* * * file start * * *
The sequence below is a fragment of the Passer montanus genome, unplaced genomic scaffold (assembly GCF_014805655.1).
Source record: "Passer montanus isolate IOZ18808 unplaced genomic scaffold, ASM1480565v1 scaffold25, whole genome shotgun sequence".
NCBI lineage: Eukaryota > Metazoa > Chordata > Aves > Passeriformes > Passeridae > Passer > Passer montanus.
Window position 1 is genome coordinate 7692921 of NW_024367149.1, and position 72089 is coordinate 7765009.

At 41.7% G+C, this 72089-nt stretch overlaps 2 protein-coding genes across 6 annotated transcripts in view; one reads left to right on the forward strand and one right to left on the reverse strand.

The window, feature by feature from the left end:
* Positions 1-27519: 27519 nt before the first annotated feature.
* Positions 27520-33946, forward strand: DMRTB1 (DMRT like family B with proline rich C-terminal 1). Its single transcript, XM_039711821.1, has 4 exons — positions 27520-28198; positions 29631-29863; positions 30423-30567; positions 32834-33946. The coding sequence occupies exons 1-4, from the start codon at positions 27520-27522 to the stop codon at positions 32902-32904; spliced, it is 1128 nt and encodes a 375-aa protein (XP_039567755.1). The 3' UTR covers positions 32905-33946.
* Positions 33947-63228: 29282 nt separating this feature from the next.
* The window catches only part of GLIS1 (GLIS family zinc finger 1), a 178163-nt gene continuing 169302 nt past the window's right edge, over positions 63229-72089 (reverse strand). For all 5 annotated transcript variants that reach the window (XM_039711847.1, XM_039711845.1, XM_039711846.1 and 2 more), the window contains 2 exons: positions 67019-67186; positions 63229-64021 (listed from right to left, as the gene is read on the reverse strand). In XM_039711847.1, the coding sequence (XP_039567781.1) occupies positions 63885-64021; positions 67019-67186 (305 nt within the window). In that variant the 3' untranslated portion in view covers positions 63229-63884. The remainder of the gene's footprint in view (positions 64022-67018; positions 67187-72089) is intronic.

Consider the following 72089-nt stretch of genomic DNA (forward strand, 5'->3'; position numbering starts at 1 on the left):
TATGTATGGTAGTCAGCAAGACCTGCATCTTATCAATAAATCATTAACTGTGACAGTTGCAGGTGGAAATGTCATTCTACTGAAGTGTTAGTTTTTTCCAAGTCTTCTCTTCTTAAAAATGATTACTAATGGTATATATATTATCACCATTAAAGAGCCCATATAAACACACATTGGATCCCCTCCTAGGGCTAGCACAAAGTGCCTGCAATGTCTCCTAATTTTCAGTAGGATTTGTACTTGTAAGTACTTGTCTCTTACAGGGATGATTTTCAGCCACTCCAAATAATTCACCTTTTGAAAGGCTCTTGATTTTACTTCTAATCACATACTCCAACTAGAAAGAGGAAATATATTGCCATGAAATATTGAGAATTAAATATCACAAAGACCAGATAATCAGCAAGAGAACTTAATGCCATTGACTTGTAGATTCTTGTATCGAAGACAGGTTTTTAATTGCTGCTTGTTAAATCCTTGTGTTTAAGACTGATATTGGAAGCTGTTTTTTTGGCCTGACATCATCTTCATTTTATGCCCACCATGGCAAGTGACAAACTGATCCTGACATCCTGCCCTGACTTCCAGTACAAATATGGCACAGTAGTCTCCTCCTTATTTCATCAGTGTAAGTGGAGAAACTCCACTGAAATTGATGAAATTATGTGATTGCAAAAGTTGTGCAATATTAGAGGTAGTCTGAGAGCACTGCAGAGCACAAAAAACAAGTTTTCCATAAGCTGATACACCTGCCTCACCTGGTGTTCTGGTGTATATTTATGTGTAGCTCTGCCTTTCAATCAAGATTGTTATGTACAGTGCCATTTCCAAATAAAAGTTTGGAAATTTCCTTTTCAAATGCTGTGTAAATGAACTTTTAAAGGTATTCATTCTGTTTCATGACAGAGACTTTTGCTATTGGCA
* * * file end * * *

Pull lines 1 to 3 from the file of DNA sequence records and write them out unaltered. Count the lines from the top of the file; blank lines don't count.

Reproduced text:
The sequence below is a fragment of the Passer montanus genome, unplaced genomic scaffold (assembly GCF_014805655.1).
Source record: "Passer montanus isolate IOZ18808 unplaced genomic scaffold, ASM1480565v1 scaffold25, whole genome shotgun sequence".
NCBI lineage: Eukaryota > Metazoa > Chordata > Aves > Passeriformes > Passeridae > Passer > Passer montanus.